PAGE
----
The new battery design aims to solve efficiency problems of current li-ion cells, by replacing the anode barrier with a new nanoscopic carbon shield that allows for a higher battery capacity, which means that your handset will last longer. The carbon nanosphere wall applied at the battery’s anode is just 20 nanometers thick. For a sense of scale, you would need to stack 5,000 layers atop one another to reach the width of single human hair.

“The ideal protective layer for a lithium metal anode needs to be chemically stable to protect against the chemical reactions with the electrolyte, and mechanically strong to withstand the expansion of the lithium during charge” - Steven Chu, Stanford University

If you are in need of a more technical explanation – ideally batteries would make use of a pure lithium anode, as this would result in very high levels of efficiency. However, in reality this isn’t practical for use in a battery, as lithium ions expand as they gather on the anode during charging, leading to clusters or growths of lithium ions on the anode, which eventually short circuits the battery. There are also problems with excessive heat and short battery life spans.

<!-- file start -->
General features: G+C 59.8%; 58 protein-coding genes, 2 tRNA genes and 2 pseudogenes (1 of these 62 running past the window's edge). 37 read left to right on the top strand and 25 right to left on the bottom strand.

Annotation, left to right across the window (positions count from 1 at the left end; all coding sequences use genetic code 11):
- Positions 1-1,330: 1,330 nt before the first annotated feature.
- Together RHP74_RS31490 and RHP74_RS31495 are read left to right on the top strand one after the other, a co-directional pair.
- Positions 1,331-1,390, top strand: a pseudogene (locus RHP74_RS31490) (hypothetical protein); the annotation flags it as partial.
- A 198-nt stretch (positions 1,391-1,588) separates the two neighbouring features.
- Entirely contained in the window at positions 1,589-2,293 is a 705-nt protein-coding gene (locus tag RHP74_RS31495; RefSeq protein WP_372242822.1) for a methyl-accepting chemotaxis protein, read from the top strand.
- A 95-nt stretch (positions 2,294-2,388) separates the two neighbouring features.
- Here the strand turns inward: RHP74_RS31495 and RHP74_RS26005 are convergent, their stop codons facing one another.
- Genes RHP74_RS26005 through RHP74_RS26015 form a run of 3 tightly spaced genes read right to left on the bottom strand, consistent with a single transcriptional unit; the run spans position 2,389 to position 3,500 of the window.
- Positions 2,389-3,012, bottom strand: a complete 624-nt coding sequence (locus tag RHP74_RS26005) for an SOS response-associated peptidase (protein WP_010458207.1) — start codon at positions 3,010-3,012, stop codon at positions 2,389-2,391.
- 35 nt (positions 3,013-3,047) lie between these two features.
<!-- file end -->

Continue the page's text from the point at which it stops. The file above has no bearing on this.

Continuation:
Instead, a barrier is required over the anode to improve stability, but this ends up wasting some of the battery’s energy. Researchers have previously attempted to use lithium metal, silicon and tin as anodes, and sulphur and oxygen as cathodes, in search of superior energy storage densities, but they all have their trade-offs. Engineers are still attempting to reach the ideal lithium anode scenario, but without the fire and explosions.

Li-ion carbon nano layer

The carbon layer (bottom) prevents the build up of escaped lithium ions, preserving the battery’s life-cycle whilst improving anode efficiency.

Research conducted at Stanford has demonstrated that by coating a lithium metal anode with a monolayer of interconnected amorphous hollow carbon nanospheres, the lithium metal depositions can be isolated, which in turn leads to a more stable battery, whilst retaining most of the high capacity benefits of a lithium metal anode.

However, as is always the case with these emerging technologies, it is not quite ready for commercial use. The team is not quite at the 99.9 percent coulombic efficiency required of a commercial battery, but Steven Chu is positive that, after a bit more work, this technology could power the next generation of rechargeable batteries.

Via: Engadget; Source: Nature;